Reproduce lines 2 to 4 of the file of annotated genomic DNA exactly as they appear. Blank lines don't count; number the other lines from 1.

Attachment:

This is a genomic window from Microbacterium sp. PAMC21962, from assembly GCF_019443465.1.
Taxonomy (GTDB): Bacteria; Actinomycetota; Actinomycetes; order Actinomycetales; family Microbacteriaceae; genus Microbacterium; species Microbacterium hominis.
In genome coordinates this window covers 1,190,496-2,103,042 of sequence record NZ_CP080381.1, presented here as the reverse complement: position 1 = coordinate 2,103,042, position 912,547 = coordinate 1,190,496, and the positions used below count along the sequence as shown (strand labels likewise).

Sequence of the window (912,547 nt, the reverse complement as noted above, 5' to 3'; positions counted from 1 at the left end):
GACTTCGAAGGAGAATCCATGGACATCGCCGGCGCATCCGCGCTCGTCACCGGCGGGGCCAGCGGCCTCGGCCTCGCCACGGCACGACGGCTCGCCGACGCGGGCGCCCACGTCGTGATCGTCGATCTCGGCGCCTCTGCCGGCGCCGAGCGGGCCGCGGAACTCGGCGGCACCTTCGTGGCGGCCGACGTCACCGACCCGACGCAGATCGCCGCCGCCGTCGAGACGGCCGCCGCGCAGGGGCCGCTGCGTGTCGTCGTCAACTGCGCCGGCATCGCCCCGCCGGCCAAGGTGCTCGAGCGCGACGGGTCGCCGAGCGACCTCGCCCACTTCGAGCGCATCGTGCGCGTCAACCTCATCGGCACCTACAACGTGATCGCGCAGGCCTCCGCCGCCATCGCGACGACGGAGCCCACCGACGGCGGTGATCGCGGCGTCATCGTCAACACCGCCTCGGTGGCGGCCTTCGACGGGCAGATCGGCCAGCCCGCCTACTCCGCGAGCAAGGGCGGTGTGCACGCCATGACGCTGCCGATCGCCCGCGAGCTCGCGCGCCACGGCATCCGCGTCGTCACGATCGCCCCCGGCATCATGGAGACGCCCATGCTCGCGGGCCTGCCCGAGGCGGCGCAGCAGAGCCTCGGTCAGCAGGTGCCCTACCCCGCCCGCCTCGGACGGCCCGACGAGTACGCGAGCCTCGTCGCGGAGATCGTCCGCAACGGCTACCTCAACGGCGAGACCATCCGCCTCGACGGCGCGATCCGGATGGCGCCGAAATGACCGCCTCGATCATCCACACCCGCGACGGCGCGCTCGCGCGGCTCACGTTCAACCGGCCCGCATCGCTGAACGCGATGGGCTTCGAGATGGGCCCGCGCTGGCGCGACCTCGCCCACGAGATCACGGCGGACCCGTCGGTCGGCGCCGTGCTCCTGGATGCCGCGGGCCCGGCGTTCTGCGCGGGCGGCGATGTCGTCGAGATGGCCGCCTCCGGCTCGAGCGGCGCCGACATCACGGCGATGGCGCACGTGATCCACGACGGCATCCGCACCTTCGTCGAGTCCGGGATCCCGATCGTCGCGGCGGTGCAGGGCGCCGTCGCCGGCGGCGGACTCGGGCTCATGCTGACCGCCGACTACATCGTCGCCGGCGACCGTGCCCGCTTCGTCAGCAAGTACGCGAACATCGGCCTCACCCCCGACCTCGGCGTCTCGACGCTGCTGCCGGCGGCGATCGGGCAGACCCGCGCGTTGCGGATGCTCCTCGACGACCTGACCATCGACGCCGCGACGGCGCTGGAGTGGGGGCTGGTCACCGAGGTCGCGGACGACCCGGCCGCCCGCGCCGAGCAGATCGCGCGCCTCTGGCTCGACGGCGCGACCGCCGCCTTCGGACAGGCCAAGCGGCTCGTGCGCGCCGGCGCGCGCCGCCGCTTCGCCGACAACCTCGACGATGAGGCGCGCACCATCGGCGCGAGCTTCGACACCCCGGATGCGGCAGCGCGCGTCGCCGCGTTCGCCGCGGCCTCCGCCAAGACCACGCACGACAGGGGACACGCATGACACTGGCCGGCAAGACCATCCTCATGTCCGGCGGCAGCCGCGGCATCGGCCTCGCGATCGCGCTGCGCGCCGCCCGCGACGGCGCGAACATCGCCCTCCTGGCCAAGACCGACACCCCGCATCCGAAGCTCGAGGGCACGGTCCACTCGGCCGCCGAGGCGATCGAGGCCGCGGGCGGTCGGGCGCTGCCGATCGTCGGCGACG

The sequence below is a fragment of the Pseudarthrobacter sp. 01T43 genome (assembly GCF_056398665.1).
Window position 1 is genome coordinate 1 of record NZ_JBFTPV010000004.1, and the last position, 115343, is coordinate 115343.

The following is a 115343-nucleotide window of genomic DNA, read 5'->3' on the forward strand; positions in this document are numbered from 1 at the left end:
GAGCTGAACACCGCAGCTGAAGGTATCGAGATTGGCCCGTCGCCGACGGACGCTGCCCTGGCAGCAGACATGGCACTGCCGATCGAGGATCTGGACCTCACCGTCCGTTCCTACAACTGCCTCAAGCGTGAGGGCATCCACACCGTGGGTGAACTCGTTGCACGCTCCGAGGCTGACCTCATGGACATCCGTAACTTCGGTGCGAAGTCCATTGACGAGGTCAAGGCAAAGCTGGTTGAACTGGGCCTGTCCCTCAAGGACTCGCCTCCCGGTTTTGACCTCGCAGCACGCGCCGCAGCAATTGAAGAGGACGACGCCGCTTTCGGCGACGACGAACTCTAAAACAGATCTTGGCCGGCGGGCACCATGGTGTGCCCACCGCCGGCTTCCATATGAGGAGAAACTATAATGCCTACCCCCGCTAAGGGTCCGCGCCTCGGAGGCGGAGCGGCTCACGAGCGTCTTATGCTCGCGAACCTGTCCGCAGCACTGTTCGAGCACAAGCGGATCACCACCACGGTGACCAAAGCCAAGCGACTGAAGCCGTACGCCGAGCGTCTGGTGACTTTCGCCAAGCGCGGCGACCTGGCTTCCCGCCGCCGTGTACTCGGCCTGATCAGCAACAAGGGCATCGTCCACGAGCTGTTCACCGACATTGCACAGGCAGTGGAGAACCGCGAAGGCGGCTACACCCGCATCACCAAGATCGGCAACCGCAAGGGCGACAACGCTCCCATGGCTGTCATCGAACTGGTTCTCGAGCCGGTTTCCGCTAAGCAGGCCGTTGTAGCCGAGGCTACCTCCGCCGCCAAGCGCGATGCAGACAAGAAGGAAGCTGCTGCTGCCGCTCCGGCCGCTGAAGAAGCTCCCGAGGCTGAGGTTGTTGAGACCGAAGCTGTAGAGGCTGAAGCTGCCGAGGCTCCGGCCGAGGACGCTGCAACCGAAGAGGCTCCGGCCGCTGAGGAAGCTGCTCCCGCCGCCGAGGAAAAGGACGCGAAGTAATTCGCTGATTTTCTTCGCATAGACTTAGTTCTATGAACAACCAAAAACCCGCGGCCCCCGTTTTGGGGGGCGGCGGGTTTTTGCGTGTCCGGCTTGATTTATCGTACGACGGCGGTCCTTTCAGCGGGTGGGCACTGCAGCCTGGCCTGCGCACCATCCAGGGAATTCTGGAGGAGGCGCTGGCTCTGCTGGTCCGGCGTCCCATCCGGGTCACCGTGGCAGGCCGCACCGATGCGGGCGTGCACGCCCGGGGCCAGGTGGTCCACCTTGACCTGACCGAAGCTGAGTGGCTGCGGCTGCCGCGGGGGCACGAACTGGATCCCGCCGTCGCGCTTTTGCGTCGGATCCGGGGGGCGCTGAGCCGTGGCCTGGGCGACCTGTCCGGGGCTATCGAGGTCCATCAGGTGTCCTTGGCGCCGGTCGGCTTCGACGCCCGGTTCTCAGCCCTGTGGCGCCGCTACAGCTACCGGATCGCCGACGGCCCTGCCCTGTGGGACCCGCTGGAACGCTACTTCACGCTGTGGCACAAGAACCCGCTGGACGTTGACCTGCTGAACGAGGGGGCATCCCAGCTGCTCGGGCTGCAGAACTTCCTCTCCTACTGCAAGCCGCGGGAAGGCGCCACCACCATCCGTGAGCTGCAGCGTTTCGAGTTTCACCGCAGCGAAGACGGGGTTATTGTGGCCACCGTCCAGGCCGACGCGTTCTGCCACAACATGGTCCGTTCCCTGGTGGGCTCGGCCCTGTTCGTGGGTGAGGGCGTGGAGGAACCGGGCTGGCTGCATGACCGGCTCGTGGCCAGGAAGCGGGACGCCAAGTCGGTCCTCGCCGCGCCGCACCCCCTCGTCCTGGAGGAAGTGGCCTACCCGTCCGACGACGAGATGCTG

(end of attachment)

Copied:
Taxonomy (GTDB): Bacteria; Actinomycetota; Actinomycetes; order Actinomycetales; family Microbacteriaceae; genus Microbacterium; species Microbacterium hominis.
In genome coordinates this window covers 1,190,496-2,103,042 of sequence record NZ_CP080381.1, presented here as the reverse complement: position 1 = coordinate 2,103,042, position 912,547 = coordinate 1,190,496, and the positions used below count along the sequence as shown (strand labels likewise).

Sequence of the window (912,547 nt, the reverse complement as noted above, 5' to 3'; positions counted from 1 at the left end):